EGU General Assembly 2020
© Author(s) 2020. This work is distributed under
the Creative Commons Attribution 4.0 License.

Irrigation efficiency and optimization: the Optirrig model

Bruno Cheviron1, Claire Serra-Wittling1, Magalie Delmas1, Gilles Belaud2, Bruno Molle1, and Juan-David Dominguez-Bohorquez1
Bruno Cheviron et al.
  • 1INRAE, University of Montpellier, Montpellier, France
  • 2SupAgro, University of Montpellier, Montpellier, France

A possible way to save agricultural water is to improve global irrigation efficiency, defined as the ratio between the irrigation water volume used for crop transpiration and the total irrigation water volume. Higher irrigation efficiency leads to higher irrigation productivity ("more crop per drop") and profitability in relation to irrigation water costs: higher financial expectations for the same water and energy costs or identical financial expectations for lesser water and energy costs.

Improvements of irrigation efficiency may be sought either from better performing material (contextual relevance, technical quality or durability) or from optimized irrigation strategies with multiple levers of action (dates, doses, scheduling or trigger criteria, leaning on weather forecasts or not) and expected constraints (availability, quota, prefecture decrees).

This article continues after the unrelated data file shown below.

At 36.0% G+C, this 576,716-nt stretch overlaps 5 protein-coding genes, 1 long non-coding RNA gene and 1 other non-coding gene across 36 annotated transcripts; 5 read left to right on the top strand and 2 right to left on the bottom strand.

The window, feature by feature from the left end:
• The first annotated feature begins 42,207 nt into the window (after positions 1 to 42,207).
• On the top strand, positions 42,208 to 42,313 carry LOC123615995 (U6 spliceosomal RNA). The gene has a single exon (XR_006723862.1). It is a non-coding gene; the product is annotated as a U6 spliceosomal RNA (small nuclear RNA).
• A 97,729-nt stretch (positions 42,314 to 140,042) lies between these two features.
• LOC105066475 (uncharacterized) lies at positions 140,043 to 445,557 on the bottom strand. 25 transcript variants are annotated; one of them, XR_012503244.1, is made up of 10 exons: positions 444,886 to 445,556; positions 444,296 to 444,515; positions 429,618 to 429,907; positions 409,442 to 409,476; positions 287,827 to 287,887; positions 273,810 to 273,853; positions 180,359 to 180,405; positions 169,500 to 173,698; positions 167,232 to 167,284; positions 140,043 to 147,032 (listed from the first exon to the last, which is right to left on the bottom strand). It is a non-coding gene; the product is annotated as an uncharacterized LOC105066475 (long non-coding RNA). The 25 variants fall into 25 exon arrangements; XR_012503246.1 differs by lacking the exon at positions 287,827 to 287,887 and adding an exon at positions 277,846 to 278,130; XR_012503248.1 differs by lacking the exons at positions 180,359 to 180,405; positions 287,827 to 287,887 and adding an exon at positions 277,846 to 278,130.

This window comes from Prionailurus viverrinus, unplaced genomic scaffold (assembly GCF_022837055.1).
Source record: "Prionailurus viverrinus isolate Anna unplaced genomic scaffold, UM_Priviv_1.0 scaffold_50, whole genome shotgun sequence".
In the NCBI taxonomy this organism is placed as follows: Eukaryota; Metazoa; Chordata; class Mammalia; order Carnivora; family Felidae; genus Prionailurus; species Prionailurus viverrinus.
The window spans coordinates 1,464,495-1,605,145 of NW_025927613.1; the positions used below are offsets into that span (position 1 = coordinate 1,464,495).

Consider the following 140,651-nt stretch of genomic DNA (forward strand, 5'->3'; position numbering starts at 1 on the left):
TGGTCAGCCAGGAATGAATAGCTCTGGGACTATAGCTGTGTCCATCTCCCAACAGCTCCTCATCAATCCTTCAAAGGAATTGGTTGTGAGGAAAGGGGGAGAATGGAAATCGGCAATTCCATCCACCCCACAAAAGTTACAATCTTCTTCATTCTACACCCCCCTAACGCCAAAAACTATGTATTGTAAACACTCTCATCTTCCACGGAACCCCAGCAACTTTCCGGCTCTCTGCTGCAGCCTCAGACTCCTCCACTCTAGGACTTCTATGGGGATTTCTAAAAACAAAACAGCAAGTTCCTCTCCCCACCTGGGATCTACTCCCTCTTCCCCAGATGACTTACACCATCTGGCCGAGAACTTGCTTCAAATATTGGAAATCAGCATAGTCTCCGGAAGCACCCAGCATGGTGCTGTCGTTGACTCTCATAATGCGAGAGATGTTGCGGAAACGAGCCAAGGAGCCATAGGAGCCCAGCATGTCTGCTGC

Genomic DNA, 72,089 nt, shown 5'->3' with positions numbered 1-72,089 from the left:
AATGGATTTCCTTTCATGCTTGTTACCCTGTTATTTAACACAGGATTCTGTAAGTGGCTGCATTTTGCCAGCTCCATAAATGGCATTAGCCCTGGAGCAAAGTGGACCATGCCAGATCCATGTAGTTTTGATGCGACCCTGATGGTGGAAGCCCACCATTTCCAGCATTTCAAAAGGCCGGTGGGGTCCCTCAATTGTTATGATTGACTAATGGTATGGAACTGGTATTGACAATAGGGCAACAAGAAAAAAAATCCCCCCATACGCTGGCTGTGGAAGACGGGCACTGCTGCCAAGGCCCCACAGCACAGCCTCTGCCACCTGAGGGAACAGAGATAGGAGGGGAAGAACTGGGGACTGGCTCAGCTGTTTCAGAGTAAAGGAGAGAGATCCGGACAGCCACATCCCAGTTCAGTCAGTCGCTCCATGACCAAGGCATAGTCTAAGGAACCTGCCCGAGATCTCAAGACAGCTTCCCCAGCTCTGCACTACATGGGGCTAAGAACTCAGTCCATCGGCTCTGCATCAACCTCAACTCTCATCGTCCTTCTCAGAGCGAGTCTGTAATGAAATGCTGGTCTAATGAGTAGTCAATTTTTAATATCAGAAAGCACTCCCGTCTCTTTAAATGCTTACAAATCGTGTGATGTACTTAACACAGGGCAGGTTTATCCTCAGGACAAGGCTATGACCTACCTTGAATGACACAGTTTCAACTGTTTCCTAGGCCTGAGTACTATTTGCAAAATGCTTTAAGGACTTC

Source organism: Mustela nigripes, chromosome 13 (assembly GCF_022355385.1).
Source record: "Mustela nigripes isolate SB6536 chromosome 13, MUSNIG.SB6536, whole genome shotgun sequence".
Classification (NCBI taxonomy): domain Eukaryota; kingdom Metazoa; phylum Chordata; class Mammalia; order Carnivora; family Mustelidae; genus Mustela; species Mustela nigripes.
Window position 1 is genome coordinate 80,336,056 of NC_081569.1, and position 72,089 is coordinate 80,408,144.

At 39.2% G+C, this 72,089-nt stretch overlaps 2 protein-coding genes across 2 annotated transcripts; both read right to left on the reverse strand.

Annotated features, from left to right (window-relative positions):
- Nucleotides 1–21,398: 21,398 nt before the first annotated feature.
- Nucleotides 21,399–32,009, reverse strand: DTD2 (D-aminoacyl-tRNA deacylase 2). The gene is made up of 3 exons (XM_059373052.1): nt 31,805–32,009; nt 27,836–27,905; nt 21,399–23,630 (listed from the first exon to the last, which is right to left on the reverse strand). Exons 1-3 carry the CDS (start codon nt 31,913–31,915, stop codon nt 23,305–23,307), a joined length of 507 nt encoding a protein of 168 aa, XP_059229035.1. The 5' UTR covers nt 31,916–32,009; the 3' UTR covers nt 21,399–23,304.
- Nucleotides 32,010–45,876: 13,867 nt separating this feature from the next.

It is even possible to handle these two issues at once by

(i) evaluating the irrigation water losses attributable to material (e.g. accidental pipe rupture or unavoidable intrinsic losses when using rainguns, spatial heterogeneity of water delivery),

(ii) evaluating the losses due to inadequate irrigation strategies (drainage or evaporation of irrigation water, excessive irrigation water storage in soils, losses due to wind drift)

(iii) gathering all losses in a "cascade scheme" that organizes them in phenomenological and chronological manner, somehow assuming successive losses "from the canal to plant roots",

(iv) exploring numerous irrigation scenarios that would allow reducing losses, improving efficiency and finally finding the minimal irrigation water amount required to reach the target agricultural yield (or fulfil a typical set of contradictory constraints, e.g. irrigation quota vs. objectives in crop yield profitability and possibly no drainage)  

This was the scope of the recent development of the "Efficiency" module of the Optirrig model built for the generation, analysis and optimisation of crop irrigation scenarios.

How to cite: Cheviron, B., Serra-Wittling, C., Delmas, M., Belaud, G., Molle, B., and Dominguez-Bohorquez, J.-D.: Irrigation efficiency and optimization: the Optirrig model, EGU General Assembly 2020, Online, 4–8 May 2020, EGU2020-20547,, 2020